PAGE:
With ‘Dirt’ coming out, it’s left a lot of fans excited about what’s next for you. What can we expect with your future in music? Will it be a similar sound to what ‘Dirt’ delivered or will you take another risk and do something different?

My absolute favourite part about the upcoming album is that each song has its own individual sound. I wanted people to hear the album and think, “Well, this is a bit erratic,” because that’s precisely how my personal journey was whilst writing it. The next single after Dirt has a different sound, and the single after that will sound different, and so on. Whilst the album is along the synthpop genre, I really do think people will be surprised.


Besides music, you also wrote a book this past year, which only adds to the list of endless projects you take on. Is there anything else we can expect from you in 2018 besides music?

My entire year is focused on this album. Releasing it, touring it — I’ve dedicated a lot of time towards this release, so other projects will have to take a backseat. This is what I love, this is what I’m passionate about. Writing this album really solidified that for me.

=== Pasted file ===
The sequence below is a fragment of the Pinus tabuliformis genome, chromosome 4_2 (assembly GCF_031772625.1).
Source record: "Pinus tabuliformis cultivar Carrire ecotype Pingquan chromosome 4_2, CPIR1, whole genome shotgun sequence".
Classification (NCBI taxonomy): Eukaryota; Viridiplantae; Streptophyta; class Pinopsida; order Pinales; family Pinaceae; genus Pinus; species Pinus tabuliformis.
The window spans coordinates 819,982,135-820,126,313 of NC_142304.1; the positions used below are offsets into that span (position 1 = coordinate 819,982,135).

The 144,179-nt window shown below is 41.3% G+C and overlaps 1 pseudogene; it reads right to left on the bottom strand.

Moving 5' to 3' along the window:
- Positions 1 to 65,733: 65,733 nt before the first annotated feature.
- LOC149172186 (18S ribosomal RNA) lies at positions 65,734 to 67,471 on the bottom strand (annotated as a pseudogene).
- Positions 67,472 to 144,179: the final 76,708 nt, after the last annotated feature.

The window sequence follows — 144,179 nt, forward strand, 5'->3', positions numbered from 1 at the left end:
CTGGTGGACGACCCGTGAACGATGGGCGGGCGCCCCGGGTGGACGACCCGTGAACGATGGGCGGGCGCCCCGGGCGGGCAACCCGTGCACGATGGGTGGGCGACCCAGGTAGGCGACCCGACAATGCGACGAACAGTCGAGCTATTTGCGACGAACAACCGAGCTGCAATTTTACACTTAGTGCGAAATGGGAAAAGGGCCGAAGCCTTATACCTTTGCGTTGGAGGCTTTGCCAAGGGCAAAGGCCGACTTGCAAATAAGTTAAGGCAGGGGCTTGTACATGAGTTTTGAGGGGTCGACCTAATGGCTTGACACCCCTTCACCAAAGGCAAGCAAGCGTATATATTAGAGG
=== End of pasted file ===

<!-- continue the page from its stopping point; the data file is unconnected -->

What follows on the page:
What is one thing you hope people, whether they’re new or longtime fans, can take away from you and your career?

I’ve been knocked down a hell of a lot in my time. I’ve been kicked out of bands, turned away by labels when I was first starting out, I’ve been told I’d never make it. But I’m stubborn. People need to remember that being stubborn can be a good thing as well as a bad thing. We just call it ‘determined’. I worked hard, I didn’t quit, and I got better at both singing and writing. I’m constantly learning, and I don’t think I’ll ever believe I’ve ‘made it’. I just keep working for something better.

Follow Emma Blackery: